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Liam Heaney

Senior Lecturer, Bioanalytical Science, School of Sport, Exercise & Health Sciences, Loughborough University, UK

Fears? My biggest fears relate to the funding landscape. I have noticed an interest in moving the funding approach for mass spectrometry away from the individual lab setting and towards an approach where there are “mega labs” and national/regional facilities. Though these approaches might make sense to a funding agency (you can fill a lab with the best equipment and best scientists), the reality is that these setups will massively detract from the next generation of scientists’ capacity to learn. I hope it does not reduce the capacity for smaller labs to bid for perhaps more routine instrumentation. If students/ECRs are not getting lots of hands-on experience, they will be leaving academia with a lack of analytical skills required to excel in industry. The ability to work in the lab, whether they be large and well-funded or small/niche, on a mass spectrometer on a daily basis, making errors, learning from mistakes, developing protocols, running instruments, and visualizing/processing data are all experiences that develop the most confident and competent analytical scientists. These “mega labs” will likely become too much of a service; students will visit for a few days to run their analysis and will not get the same level of learning. In reality, the majority of access will remain to those with the most well-funded projects, potentially creating an even wider divide in academic opportunities.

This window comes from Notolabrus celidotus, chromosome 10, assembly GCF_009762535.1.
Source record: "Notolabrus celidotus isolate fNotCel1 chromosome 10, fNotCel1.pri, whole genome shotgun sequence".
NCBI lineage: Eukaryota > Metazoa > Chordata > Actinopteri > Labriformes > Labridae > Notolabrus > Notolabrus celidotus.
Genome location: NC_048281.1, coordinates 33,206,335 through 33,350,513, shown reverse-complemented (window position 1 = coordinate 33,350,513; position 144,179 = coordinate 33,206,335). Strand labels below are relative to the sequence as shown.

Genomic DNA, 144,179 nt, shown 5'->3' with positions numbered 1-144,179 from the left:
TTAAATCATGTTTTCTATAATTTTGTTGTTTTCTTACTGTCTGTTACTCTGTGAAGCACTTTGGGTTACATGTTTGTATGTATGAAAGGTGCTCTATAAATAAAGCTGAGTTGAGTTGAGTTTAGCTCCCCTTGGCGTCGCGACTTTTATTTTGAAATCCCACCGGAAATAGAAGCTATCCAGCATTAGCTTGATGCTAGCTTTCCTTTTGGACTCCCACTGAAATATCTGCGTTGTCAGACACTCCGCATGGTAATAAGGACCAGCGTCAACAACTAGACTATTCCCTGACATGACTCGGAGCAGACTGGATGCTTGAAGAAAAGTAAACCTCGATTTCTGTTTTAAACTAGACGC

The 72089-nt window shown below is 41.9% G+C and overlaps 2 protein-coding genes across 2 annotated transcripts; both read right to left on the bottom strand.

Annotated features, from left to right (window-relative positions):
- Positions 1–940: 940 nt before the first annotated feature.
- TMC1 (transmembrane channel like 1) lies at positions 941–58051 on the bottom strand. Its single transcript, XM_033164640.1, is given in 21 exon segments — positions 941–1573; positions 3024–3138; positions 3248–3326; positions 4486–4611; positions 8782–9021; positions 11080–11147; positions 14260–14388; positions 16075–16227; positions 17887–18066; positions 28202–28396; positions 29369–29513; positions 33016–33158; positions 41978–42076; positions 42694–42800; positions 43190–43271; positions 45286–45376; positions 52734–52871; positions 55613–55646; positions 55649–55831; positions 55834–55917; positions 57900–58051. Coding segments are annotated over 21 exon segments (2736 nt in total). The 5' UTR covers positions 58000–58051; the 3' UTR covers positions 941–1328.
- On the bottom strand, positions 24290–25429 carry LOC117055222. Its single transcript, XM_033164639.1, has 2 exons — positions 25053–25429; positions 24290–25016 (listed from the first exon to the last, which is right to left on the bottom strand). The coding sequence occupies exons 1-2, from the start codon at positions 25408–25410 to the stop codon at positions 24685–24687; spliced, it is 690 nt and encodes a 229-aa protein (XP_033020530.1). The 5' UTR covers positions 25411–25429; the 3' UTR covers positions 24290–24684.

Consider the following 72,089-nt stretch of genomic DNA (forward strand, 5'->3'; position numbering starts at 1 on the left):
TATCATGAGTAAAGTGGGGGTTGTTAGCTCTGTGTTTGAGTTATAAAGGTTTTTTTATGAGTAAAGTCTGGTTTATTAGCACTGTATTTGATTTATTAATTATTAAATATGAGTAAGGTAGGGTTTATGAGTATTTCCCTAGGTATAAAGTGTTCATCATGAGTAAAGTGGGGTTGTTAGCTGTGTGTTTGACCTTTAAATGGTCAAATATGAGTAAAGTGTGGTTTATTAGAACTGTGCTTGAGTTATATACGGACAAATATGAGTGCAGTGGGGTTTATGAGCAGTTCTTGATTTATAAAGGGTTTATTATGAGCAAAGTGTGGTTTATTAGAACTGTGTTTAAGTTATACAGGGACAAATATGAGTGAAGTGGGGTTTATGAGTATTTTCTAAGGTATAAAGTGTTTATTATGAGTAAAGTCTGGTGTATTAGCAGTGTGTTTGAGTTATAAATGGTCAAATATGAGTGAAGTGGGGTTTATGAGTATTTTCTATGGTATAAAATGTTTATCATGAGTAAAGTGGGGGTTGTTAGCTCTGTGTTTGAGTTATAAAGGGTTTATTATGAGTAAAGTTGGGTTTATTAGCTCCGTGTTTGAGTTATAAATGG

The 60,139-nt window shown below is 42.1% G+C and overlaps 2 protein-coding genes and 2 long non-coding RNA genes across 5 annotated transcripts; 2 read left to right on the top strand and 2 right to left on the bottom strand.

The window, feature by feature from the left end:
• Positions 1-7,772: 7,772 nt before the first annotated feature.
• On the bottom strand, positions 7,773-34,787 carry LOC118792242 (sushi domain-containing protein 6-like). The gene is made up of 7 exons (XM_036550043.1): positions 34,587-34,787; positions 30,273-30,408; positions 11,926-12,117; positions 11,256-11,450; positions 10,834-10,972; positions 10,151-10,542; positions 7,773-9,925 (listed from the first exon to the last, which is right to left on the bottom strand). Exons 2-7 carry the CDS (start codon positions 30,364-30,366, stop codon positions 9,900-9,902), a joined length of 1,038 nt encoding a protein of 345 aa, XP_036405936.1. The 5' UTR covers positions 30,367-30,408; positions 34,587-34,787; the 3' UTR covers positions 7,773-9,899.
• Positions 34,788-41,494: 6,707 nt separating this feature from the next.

Advice? This is simple. Surround yourself with good people, people who have similar skill sets to compliment your ideas but also those who are completely different to allow you to develop work in other areas. An example of this from my experience is looking to develop mass spectrometry in sports and exercise science. I have excellent colleagues in Chemistry to discuss technical aspects with, and equally excellent colleagues in sport who continually offer innovative ideas to work with our equipment. This cross-field scenario has also allowed me the opportunity to start building research in sports anti-doping which is an area I have a lot of interest in. Therefore, I would advise everybody to collaborate collegiately with people as you never know when that relationship could be important. I would not be where I am today without having developed lasting positive relationships with academics, the mass spectrometry industry, the nutrition industry, national organizations, amongst others.

Mission? My personal goal is to continue in my attempts to expose analytical science to a wider audience. I am aware of how little content for laboratory analysis is included across sports science courses, especially when considering the total reliance on analytical science for anti-doping monitoring. This is a major part of sport, and I really believe our sports science students should be learning about this to complement their other studies. From a research perspective, I am excited to continue building a reputation within the anti-doping sector both for myself and for our School/University. Though Loughborough University is world-renowned for its involvement in sport, anti-doping science has only played a small part in this success and therefore is a key area with potential to further grow the institutional reputation.

Dream dinner party guests? The 2006 St Helens Rugby League treble winning squad.

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